To be able to claim the credit for child and dependent care expenses, you must file Form 1040, 1040-SR, or 1040-NR, and meet the qualifying tests. You must have paid expenses for the care of a qualifying individual to enable you or your spouse to work or actively look for work. Both the taxpayer and their spouse, if filing a joint return, must reside in the United States for at least half of the year.
To be able to claim the credit for child and dependent care expenses, you must meet all the following tests.
- Qualifying Person Test. The care must be for one or more qualifying persons who are identified on Form 2441.
- Earned Income Test. You (and your spouse if filing jointly) must have earned income during the year.
- Work-Related Expense Test. You must pay child and dependent care expenses so you (and your spouse if filing jointly) can work or look for work.
- You must make payments for child and dependent care to someone you (and your spouse) can't claim as a dependent. If you make payments to your child, he or she can't be your dependent and must be age 19 or older by the end of the year. You can't make payments to:
- Your spouse, or
- The parent of your qualifying person if your qualifying person is your child and under age 13.
- Joint Return Test. Your filing status may be single, head of household, or qualifying widow(er) with dependent child. If you are married, you must file a joint return, unless an exception applies to you.
- Provider Identification Test. You must identify the care provider on your tax return.
- If you exclude or deduct dependent care benefits provided by a dependent care benefit plan, the total amount you exclude or deduct must be less than the dollar limit for qualifying expenses
Who is a qualifying individual?
The IRS states that a qualifying individual for the child and dependent care credit is:
- Your dependent qualifying child who is under age 13 when the care is provided
- Your spouse who is physically or mentally unable to care for themselves and live with you for more than half the year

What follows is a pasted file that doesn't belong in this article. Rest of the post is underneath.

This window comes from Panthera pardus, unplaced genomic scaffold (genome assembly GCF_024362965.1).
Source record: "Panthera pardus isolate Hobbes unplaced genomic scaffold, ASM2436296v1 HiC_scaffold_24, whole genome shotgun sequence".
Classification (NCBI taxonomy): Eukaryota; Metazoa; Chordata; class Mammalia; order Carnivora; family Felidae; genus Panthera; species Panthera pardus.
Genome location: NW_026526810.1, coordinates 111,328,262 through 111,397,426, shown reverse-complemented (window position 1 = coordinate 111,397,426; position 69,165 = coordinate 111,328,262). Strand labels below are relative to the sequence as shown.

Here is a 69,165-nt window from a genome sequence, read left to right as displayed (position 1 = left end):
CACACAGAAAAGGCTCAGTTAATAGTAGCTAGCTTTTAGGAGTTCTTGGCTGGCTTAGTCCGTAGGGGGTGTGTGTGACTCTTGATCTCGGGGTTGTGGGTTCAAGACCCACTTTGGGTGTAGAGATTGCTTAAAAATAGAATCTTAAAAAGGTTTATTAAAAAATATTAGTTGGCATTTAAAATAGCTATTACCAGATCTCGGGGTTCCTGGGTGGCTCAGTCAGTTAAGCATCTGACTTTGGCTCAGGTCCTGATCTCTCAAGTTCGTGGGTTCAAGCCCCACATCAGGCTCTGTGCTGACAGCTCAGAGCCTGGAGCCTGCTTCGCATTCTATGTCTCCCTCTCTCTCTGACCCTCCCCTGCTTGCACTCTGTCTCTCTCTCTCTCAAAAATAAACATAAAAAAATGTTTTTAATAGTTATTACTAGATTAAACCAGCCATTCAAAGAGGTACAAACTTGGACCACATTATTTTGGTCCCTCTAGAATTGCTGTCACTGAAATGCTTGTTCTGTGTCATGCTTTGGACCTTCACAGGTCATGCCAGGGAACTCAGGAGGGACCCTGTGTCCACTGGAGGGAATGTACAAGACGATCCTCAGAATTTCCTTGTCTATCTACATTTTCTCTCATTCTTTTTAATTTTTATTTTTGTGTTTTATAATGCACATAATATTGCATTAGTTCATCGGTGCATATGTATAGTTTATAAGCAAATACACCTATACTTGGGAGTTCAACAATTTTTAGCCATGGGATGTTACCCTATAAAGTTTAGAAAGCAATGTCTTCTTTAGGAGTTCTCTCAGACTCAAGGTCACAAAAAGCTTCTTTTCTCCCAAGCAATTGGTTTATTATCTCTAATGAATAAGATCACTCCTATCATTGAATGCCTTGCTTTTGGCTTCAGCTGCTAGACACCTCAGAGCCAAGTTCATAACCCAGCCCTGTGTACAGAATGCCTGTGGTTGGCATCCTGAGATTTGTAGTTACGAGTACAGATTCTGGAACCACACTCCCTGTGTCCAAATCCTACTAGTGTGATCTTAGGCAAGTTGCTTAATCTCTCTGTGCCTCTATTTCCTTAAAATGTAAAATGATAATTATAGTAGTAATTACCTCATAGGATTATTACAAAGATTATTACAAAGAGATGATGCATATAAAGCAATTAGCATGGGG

- An individual who is physically or mentally unable to care for themselves, lived with you for more than half the year, and either:
- Is your dependent or
- could have been your dependent except that he or she has gross income that equals or exceeds the gross income test amount, files a joint return, or you (or your spouse) could have been claimed as a dependent on another taxpayer's return.
How much is the credit?
For tax year 2022, the credit returns to it's previous requirements. There is a limit of $3,000 for one qualifying person, or $6,000 for two or more qualifying persons. The credit is no longer refundable.
Your credit amount is dependent on your income and can be between 20 and 35% ($600 - $1,050) of the expenses. The program will calculate the credit for you when you enter your eligible dependents and expenses.
For tax year 2021, the dependent care credit is a refundable credit. The maximum credit amount increased to 50% of the employment-related expenses. This equals $4,000 for one qualifying individual, or $8,000 for two or more qualifying individuals.
The amount of employer-provided dependent care benefits must be subtracted from the total expenses
The limit is $3,000 for one qualifying person, or $6,000 for two or more qualifying persons.
Is there an income limit to claim the credit?
No. However, the more you earn, the lower the percentage of employment-related expenses that are considered in determining the credit. Once your adjusted gross income is over $43,000, the maximum credit is 20% of your dependent care expenses ($3,000 X 20% = $600) .
The adjusted gross income level at which the credit percentage starts to phase out is raised to $125,000. Above $125,000, the 50% credit percentage goes down as income rises. It is entirely unavailable for any taxpayer with adjusted gross income over $438,000.